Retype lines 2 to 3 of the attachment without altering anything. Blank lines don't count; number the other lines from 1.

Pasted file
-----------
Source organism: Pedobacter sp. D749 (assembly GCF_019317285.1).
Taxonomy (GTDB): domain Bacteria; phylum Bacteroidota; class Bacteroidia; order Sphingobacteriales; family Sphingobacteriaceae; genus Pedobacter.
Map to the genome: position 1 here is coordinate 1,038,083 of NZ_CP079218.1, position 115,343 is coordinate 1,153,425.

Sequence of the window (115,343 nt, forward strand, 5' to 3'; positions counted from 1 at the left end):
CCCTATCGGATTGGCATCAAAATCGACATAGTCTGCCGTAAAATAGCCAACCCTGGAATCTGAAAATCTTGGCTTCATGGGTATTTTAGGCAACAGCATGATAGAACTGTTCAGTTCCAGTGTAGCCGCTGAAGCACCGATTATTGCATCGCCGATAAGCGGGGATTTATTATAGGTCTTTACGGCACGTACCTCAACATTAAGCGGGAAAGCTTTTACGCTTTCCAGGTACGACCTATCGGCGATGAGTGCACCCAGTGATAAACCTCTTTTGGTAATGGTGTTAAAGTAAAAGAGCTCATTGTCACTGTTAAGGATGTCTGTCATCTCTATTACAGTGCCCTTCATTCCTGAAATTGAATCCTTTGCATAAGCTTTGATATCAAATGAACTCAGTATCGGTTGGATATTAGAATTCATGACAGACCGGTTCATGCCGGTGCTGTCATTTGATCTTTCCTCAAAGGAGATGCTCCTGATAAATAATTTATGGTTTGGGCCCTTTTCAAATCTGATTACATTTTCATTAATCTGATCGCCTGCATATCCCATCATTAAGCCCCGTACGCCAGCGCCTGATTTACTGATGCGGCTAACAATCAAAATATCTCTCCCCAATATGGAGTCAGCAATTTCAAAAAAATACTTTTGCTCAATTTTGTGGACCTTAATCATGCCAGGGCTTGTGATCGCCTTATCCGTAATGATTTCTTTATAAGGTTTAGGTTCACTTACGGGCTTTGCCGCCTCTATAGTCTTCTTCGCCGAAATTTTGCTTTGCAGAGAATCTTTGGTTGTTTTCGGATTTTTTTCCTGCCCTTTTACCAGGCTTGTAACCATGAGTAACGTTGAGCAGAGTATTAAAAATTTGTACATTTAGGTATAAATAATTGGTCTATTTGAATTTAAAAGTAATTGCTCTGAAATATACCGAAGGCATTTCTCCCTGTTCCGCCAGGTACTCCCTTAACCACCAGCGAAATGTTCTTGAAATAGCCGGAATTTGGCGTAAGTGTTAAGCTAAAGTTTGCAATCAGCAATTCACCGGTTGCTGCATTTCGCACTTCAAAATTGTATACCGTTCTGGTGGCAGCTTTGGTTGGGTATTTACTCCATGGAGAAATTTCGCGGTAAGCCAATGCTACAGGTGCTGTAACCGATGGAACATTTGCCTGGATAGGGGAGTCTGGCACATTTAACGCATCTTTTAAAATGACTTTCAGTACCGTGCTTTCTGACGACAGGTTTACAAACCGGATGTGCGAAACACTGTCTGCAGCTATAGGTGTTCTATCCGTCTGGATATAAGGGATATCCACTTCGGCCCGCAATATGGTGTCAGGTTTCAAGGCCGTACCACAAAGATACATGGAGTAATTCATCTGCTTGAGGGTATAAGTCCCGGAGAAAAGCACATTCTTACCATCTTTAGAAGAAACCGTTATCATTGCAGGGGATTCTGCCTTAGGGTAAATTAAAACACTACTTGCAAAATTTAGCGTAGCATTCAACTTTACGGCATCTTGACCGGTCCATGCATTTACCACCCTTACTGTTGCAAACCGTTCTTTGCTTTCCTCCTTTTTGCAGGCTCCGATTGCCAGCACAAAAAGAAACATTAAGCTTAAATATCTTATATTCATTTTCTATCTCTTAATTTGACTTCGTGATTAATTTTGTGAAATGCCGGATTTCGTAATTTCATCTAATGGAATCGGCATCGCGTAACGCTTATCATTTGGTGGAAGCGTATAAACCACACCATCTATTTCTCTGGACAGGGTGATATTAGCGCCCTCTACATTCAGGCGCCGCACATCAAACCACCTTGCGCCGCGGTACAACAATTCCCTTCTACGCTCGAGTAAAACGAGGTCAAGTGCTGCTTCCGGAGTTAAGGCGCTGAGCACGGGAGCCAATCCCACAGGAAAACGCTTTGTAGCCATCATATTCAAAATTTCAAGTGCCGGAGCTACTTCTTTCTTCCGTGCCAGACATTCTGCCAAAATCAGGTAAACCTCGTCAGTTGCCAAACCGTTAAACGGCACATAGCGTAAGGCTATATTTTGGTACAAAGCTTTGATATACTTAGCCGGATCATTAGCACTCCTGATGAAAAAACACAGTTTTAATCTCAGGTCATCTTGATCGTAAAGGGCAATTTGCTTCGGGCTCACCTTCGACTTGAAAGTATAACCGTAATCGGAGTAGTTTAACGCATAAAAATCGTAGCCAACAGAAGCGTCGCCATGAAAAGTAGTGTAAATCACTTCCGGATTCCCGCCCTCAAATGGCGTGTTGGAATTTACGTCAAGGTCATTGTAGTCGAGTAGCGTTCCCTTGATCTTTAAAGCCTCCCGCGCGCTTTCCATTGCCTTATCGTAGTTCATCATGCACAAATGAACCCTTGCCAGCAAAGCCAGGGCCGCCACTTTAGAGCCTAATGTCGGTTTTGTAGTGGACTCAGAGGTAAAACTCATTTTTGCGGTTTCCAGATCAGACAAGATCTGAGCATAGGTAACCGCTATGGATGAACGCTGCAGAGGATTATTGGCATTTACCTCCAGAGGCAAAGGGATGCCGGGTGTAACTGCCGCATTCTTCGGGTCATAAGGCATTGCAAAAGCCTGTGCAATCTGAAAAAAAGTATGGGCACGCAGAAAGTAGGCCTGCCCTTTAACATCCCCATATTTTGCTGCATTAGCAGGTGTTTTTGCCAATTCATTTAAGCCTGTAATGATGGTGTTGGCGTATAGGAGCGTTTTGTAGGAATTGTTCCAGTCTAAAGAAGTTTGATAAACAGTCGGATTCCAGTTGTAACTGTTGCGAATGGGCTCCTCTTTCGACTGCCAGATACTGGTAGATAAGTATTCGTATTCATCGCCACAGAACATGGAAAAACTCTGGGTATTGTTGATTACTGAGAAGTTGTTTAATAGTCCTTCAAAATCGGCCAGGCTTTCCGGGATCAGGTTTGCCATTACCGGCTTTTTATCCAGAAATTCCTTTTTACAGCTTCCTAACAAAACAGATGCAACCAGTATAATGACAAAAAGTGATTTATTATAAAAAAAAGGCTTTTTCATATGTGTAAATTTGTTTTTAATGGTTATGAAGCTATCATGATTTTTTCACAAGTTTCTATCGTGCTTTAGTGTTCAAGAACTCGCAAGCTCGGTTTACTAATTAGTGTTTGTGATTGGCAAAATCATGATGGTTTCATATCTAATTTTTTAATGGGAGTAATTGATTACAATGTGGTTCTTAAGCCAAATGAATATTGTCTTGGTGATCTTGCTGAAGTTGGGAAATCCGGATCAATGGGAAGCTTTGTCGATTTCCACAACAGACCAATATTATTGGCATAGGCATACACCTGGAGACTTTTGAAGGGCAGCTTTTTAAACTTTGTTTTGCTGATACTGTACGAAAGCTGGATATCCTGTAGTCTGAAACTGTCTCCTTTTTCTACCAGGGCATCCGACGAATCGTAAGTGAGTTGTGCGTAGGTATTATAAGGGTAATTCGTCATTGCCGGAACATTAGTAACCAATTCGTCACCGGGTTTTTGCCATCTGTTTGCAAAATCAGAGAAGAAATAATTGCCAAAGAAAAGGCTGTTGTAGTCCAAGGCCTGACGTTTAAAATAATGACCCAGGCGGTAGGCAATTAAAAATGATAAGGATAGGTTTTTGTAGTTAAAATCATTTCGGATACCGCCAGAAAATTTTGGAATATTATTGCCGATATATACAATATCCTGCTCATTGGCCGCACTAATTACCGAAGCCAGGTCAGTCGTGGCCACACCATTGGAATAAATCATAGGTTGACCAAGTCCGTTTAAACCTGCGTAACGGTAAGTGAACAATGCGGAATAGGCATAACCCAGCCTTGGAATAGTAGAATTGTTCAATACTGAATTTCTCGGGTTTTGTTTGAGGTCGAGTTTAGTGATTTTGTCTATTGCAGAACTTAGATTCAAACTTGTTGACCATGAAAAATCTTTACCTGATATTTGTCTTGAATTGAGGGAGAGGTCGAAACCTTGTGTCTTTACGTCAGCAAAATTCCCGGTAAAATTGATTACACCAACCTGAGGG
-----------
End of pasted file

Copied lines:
Taxonomy (GTDB): domain Bacteria; phylum Bacteroidota; class Bacteroidia; order Sphingobacteriales; family Sphingobacteriaceae; genus Pedobacter.
Map to the genome: position 1 here is coordinate 1,038,083 of NZ_CP079218.1, position 115,343 is coordinate 1,153,425.